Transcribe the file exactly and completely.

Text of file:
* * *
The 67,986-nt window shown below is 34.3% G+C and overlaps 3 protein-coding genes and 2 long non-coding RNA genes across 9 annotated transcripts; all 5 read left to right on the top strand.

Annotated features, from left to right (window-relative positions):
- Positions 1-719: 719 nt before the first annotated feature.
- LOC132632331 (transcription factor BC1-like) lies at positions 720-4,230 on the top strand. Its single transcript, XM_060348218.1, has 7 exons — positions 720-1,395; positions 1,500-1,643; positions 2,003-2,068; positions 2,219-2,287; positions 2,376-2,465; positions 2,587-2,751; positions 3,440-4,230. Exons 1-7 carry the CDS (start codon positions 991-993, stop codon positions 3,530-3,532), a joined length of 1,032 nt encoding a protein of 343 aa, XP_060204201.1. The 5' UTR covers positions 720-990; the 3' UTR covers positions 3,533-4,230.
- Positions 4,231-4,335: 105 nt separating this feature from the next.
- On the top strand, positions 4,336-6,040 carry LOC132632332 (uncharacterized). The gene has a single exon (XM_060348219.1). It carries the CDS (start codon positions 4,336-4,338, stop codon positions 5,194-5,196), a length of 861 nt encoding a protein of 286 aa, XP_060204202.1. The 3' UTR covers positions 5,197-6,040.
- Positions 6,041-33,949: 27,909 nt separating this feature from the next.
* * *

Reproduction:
The 67,986-nt window shown below is 34.3% G+C and overlaps 3 protein-coding genes and 2 long non-coding RNA genes across 9 annotated transcripts; all 5 read left to right on the top strand.

Annotated features, from left to right (window-relative positions):
- Positions 1-719: 719 nt before the first annotated feature.
- LOC132632331 (transcription factor BC1-like) lies at positions 720-4,230 on the top strand. Its single transcript, XM_060348218.1, has 7 exons — positions 720-1,395; positions 1,500-1,643; positions 2,003-2,068; positions 2,219-2,287; positions 2,376-2,465; positions 2,587-2,751; positions 3,440-4,230. Exons 1-7 carry the CDS (start codon positions 991-993, stop codon positions 3,530-3,532), a joined length of 1,032 nt encoding a protein of 343 aa, XP_060204201.1. The 5' UTR covers positions 720-990; the 3' UTR covers positions 3,533-4,230.
- Positions 4,231-4,335: 105 nt separating this feature from the next.
- On the top strand, positions 4,336-6,040 carry LOC132632332 (uncharacterized). The gene has a single exon (XM_060348219.1). It carries the CDS (start codon positions 4,336-4,338, stop codon positions 5,194-5,196), a length of 861 nt encoding a protein of 286 aa, XP_060204202.1. The 3' UTR covers positions 5,197-6,040.
- Positions 6,041-33,949: 27,909 nt separating this feature from the next.